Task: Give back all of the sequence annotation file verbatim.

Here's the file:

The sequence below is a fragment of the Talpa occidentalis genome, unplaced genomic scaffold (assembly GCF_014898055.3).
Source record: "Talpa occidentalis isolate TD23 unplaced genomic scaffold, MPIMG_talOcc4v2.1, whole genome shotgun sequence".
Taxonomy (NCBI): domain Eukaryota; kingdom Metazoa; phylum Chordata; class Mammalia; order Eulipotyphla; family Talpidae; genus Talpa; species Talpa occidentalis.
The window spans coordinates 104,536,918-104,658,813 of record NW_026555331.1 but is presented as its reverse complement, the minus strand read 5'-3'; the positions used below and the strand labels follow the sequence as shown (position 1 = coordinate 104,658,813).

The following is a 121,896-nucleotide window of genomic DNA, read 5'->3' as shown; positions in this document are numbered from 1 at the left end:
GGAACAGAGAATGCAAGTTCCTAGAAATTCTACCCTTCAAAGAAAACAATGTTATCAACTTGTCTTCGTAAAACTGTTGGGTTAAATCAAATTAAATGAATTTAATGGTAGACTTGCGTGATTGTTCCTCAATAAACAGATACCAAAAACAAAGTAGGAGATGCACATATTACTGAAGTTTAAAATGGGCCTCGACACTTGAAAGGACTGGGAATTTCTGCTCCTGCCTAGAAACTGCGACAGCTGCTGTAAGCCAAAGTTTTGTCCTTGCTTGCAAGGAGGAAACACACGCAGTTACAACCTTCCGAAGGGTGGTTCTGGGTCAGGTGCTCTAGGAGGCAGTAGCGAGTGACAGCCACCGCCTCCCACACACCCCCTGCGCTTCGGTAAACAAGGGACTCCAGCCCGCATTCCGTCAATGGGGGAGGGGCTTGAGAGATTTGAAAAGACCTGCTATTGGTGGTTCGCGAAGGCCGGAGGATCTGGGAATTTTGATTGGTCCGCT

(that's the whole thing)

The sequence below is a fragment of the Talpa occidentalis genome, unplaced genomic scaffold (assembly GCF_014898055.3).
Source record: "Talpa occidentalis isolate TD23 unplaced genomic scaffold, MPIMG_talOcc4v2.1, whole genome shotgun sequence".
Taxonomy (NCBI): domain Eukaryota; kingdom Metazoa; phylum Chordata; class Mammalia; order Eulipotyphla; family Talpidae; genus Talpa; species Talpa occidentalis.
The window spans coordinates 104,536,918-104,658,813 of record NW_026555331.1 but is presented as its reverse complement, the minus strand read 5'-3'; the positions used below and the strand labels follow the sequence as shown (position 1 = coordinate 104,658,813).

The following is a 121,896-nucleotide window of genomic DNA, read 5'->3' as shown; positions in this document are numbered from 1 at the left end:
GGAACAGAGAATGCAAGTTCCTAGAAATTCTACCCTTCAAAGAAAACAATGTTATCAACTTGTCTTCGTAAAACTGTTGGGTTAAATCAAATTAAATGAATTTAATGGTAGACTTGCGTGATTGTTCCTCAATAAACAGATACCAAAAACAAAGTAGGAGATGCACATATTACTGAAGTTTAAAATGGGCCTCGACACTTGAAAGGACTGGGAATTTCTGCTCCTGCCTAGAAACTGCGACAGCTGCTGTAAGCCAAAGTTTTGTCCTTGCTTGCAAGGAGGAAACACACGCAGTTACAACCTTCCGAAGGGTGGTTCTGGGTCAGGTGCTCTAGGAGGCAGTAGCGAGTGACAGCCACCGCCTCCCACACACCCCCTGCGCTTCGGTAAACAAGGGACTCCAGCCCGCATTCCGTCAATGGGGGAGGGGCTTGAGAGATTTGAAAAGACCTGCTATTGGTGGTTCGCGAAGGCCGGAGGATCTGGGAATTTTGATTGGTCCGCT